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US Food and Drug Administration

FDA to examine opioid-containing cough medicine for children

The US drug safety watchdog is convening a panel of experts to consider the risks and benefits of opioid-containing prescription cough medicine for children.

The Pediatric Advisory Committee will specifically look at medicines containing hydrocodone or codeine and treatment practice to help the US Food and Drug Administration (FDA) reach a decision about the future use of these products for this patient group.

The FDA is inviting the public to register any comments about the issue ahead of the meeting on 11 and 12 September. 

Comments received by 28 August will be considered at the committee meeting. Comments received after that date and before the 13 September deadline will be considered by the FDA.

Announcing the meeting, the FDA’s commissioner Scott Gottlieb said in a statement that the issue was “complex” and was dependent on the length and severity of the cough symptoms, and on treating the underlying cause; not just trying to quieten the cough.

He said: “We look forward to a robust discussion at the meeting this fall and will continue to share updates with the public on the steps the agency is taking to address this important issue.”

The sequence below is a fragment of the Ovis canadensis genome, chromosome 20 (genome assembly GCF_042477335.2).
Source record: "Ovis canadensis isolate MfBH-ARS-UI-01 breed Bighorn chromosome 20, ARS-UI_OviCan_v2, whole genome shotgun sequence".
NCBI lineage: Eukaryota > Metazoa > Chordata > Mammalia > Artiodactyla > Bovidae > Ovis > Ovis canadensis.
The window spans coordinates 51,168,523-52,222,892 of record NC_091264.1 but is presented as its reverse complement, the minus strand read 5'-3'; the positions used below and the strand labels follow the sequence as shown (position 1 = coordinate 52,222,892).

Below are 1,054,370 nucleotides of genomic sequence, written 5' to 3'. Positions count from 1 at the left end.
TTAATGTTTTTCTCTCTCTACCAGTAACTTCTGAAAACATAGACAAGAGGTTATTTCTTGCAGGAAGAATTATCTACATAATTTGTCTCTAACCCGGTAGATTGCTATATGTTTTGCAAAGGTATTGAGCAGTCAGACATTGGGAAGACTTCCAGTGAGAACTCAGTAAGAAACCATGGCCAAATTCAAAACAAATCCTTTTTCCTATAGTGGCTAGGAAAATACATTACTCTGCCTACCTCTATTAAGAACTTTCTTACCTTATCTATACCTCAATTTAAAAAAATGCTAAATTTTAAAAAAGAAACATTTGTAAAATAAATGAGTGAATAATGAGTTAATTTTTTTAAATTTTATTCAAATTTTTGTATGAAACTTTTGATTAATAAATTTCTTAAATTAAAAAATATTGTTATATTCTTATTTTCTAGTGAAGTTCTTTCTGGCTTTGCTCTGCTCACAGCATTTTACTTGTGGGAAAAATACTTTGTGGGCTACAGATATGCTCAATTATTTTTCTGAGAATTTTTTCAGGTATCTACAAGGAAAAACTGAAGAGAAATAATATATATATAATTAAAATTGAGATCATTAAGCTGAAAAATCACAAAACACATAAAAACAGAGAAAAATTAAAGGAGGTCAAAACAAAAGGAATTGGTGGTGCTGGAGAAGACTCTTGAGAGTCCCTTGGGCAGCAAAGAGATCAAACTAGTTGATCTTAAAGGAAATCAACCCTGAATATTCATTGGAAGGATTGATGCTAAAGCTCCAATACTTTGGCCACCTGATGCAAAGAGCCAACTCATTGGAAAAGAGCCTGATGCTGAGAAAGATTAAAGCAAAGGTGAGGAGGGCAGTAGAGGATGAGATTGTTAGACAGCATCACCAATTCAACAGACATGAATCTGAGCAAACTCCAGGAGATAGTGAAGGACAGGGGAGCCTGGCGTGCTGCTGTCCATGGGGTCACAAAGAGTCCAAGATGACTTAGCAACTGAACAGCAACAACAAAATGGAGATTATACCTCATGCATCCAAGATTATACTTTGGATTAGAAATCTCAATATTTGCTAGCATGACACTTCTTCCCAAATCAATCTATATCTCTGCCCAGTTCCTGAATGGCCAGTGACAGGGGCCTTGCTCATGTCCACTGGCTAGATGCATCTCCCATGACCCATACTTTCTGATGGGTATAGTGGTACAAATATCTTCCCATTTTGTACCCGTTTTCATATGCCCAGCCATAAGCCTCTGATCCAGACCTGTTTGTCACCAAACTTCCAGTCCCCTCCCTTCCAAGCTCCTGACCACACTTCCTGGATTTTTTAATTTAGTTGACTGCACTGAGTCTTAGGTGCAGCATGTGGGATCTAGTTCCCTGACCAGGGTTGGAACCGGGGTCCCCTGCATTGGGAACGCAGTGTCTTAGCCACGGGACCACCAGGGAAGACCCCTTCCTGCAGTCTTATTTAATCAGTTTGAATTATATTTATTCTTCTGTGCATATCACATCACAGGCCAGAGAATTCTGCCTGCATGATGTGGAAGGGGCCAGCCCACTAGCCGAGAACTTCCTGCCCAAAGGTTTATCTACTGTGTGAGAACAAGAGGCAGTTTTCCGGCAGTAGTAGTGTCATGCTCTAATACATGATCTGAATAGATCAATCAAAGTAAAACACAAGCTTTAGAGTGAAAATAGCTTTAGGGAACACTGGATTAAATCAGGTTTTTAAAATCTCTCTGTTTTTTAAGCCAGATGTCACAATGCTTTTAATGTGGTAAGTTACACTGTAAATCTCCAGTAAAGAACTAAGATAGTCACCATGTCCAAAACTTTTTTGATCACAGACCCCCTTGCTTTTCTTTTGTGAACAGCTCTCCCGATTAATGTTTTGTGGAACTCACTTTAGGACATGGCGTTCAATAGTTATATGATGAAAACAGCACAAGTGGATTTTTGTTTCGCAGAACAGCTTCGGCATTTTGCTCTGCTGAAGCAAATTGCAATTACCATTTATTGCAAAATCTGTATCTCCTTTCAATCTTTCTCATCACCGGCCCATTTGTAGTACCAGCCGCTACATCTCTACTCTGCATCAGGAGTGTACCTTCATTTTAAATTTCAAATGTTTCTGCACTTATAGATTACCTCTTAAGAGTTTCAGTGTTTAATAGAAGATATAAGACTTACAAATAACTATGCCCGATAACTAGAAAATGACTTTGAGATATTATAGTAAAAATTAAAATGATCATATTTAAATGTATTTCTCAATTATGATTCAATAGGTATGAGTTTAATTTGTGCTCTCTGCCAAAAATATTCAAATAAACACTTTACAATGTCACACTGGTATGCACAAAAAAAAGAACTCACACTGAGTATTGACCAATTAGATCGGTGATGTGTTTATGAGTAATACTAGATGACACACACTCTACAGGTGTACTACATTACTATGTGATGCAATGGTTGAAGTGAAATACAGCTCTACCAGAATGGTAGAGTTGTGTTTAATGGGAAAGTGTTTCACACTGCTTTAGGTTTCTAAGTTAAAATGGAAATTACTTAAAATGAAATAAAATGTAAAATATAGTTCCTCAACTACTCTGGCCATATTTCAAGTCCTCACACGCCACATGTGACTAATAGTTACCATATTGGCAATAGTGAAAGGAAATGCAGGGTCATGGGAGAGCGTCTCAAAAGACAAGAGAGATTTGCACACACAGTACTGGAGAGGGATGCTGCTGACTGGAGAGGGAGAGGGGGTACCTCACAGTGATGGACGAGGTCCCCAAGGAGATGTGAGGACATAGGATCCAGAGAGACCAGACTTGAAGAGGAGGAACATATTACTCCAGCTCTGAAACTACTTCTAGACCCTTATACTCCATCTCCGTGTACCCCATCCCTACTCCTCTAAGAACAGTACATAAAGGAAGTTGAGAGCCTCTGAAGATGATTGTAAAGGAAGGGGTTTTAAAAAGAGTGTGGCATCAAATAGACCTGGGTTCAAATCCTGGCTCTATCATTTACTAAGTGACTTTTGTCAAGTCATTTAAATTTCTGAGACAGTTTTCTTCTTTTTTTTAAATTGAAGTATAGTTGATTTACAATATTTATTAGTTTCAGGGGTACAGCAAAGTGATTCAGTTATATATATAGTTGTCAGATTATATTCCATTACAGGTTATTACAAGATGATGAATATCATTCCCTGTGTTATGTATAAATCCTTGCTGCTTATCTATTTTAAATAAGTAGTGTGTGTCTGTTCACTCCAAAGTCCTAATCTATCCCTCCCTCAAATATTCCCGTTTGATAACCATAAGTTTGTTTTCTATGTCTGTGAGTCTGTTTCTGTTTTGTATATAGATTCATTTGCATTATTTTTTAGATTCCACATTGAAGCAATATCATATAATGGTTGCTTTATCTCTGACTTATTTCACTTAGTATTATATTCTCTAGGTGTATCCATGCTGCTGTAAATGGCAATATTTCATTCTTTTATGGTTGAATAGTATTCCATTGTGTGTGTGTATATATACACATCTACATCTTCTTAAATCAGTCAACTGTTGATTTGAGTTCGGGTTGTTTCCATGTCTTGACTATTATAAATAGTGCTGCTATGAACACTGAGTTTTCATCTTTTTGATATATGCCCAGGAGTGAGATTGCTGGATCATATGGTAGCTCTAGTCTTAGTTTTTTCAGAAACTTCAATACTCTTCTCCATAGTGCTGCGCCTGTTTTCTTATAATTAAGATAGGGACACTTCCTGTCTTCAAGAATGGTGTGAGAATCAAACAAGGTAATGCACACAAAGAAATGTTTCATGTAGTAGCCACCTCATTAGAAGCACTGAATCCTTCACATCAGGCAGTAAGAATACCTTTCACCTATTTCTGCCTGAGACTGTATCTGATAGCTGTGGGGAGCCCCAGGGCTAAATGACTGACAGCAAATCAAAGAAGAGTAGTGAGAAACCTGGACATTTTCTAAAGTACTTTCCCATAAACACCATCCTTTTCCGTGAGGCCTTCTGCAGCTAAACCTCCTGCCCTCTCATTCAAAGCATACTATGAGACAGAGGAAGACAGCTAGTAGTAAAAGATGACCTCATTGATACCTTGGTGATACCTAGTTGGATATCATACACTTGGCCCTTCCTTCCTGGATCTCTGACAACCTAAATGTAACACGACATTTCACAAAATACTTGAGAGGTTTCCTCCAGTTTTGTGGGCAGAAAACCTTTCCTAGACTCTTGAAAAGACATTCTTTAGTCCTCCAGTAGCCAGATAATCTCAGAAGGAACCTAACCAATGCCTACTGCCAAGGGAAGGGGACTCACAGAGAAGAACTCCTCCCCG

The committee meeting follows the FDA’s decision in April to change the labelling of prescription opioid-containing cough products for children to increase patient safety and reduce potentially fatal risks. New labelling recommends that codeine-containing products should no longer be prescribed for children under the age of 12 — for any condition including coughs.

“It is vital we understand the potential complications that can occur when using opioid-containing medications in children, even according to labelled instructions. This is an area that the agency is continuing to evaluate,” said Gottlieb.

Citation: The Pharmaceutical Journal DOI: 10.1211/PJ.2017.20203442

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